If you carbonate wine, can it be good?

We like to think of sparkling wine as a refined thing. That’s not always good, because it makes bubbles something special, a once-a-year treat, when as any Prosecco drinker will affirm, there’s good reason to drink bubbles all the time.

And yet a generation ago, it was easy to drink American sparkling wine all the time. In 1984, Wines & Vines counted 106 “champagne producers” (their term; the policing of the word “Champagne” was still years away) around the country, with dozens in California — including major producers like Christian Brothers and Almaden who have since faded into the past, and names like Beaulieu and Rosenblum who have since largely wandered away from fizzy wine. That included a lot of brands (André, Korbel) that have since become associated with not particularly refined drinking.

For all the talk about refinement, it’s worth remembering that the vast majority of sparkling wine, particularly in California, is made quickly and on the cheap. It’s perhaps even truer now than it was back then.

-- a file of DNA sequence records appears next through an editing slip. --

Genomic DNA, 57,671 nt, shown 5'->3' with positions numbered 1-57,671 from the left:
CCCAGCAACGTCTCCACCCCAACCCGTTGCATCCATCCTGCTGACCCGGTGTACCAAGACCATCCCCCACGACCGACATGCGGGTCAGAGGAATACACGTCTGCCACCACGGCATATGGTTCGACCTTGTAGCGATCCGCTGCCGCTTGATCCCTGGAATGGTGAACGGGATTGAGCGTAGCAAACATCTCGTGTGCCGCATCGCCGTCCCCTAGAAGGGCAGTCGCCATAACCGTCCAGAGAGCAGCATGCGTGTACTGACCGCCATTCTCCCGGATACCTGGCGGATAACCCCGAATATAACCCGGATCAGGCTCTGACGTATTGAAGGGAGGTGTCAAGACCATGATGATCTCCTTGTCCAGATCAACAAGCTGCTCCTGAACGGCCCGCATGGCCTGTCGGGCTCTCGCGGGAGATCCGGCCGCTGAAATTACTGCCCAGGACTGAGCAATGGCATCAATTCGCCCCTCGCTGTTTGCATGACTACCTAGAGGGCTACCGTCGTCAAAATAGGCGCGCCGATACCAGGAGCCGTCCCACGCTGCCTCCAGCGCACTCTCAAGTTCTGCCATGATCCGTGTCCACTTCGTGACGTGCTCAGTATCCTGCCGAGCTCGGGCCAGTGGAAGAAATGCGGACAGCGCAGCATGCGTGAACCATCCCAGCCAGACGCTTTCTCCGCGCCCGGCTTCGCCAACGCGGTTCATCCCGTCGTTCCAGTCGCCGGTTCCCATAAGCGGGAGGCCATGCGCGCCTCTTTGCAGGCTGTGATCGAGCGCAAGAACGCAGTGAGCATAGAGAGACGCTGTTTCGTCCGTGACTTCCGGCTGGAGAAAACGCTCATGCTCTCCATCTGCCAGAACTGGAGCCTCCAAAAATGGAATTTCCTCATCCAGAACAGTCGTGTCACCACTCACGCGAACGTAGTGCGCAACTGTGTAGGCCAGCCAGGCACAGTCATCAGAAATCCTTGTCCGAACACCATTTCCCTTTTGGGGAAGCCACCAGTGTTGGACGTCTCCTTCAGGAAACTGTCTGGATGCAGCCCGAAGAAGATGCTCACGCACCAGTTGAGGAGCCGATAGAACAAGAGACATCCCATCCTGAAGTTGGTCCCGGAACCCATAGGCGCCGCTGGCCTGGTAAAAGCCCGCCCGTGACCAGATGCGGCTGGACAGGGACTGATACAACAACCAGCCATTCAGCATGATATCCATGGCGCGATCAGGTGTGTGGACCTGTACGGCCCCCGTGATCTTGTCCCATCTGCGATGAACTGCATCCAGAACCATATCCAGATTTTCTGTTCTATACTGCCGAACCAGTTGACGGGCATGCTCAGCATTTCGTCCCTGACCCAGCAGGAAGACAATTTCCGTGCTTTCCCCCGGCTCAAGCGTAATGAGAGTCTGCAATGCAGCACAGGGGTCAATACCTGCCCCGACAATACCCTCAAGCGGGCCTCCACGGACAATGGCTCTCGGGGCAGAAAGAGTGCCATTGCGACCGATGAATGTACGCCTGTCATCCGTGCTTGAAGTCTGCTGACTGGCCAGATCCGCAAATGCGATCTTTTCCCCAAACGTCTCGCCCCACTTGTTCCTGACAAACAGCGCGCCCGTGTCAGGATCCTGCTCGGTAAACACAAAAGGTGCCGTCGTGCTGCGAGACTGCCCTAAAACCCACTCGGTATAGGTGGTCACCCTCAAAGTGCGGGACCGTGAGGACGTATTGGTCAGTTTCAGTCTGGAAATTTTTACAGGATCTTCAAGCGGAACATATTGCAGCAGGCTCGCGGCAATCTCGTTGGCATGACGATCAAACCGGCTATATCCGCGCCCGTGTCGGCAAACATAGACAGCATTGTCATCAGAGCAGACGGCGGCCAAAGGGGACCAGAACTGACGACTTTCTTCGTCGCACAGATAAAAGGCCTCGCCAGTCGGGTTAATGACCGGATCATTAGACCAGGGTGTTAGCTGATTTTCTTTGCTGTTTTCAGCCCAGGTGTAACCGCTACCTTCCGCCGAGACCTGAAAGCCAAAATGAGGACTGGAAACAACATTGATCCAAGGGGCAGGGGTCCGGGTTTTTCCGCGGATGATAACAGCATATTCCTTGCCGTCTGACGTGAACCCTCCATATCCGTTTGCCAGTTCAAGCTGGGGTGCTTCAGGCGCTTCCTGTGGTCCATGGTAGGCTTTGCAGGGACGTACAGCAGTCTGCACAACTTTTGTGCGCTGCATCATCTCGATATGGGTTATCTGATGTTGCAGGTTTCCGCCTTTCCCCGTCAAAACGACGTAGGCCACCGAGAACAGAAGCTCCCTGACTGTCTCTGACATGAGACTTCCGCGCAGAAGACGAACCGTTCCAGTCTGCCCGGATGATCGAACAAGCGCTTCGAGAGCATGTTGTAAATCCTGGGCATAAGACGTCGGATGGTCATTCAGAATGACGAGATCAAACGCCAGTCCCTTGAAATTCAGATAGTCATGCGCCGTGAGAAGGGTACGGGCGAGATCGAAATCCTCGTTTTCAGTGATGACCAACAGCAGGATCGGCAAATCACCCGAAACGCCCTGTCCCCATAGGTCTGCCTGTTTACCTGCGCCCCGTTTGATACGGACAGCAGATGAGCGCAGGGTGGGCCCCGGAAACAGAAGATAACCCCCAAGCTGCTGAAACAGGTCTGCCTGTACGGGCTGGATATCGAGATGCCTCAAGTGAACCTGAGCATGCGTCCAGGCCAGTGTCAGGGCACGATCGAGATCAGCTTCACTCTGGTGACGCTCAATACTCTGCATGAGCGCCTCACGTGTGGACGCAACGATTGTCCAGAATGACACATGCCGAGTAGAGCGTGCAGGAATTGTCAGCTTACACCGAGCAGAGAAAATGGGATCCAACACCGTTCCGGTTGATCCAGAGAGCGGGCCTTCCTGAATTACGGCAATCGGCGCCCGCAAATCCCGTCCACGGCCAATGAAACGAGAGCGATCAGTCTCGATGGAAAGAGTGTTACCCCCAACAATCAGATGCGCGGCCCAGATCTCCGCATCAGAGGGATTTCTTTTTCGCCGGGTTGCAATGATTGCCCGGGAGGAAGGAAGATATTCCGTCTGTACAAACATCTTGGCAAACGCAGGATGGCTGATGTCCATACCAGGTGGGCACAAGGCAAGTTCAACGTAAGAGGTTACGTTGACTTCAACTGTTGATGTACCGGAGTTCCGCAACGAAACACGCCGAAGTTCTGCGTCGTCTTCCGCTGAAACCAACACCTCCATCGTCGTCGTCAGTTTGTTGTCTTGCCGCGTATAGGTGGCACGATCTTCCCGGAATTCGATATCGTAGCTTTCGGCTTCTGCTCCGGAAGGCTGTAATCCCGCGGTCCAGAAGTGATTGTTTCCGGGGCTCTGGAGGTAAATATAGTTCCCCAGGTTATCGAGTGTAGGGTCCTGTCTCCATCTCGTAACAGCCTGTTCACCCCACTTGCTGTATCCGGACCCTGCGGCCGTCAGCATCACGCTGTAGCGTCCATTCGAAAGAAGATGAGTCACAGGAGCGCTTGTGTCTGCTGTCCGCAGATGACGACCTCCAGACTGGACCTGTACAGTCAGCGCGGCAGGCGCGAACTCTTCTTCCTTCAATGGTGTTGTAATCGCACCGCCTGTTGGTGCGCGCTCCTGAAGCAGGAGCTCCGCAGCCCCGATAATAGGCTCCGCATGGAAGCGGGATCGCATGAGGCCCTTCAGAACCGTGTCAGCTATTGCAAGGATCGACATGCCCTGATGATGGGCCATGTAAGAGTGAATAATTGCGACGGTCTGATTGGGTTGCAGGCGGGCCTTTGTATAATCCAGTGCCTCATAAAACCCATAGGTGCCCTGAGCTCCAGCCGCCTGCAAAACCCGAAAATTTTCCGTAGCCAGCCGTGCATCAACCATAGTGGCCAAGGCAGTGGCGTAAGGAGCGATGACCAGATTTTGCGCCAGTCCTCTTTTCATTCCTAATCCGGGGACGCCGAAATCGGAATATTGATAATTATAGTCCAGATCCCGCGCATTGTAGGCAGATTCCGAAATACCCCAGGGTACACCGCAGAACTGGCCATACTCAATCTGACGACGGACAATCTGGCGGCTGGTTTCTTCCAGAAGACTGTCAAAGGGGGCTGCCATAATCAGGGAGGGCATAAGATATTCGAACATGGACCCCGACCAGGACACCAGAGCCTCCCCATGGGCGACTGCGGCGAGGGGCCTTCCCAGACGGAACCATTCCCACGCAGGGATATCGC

I’m not talking about what has come to be known as the traditional method — the laborious in-bottle second fermentaion that’s a trademark of Champagne — but instead the hastier ways to generate tiny bubbles.

There is the Charmat method, which involves a quick second fermentation: adding water and yeast, which creates the resulting carbon dioxide bubbles, into a closed tank, then bottling the finished wine. It’s used on relatively low-grade wines like André, but is also how most Prosecco is made. (André is actually quite forthright about this, describing a small “secondary fermentation before bottling” on the label.)

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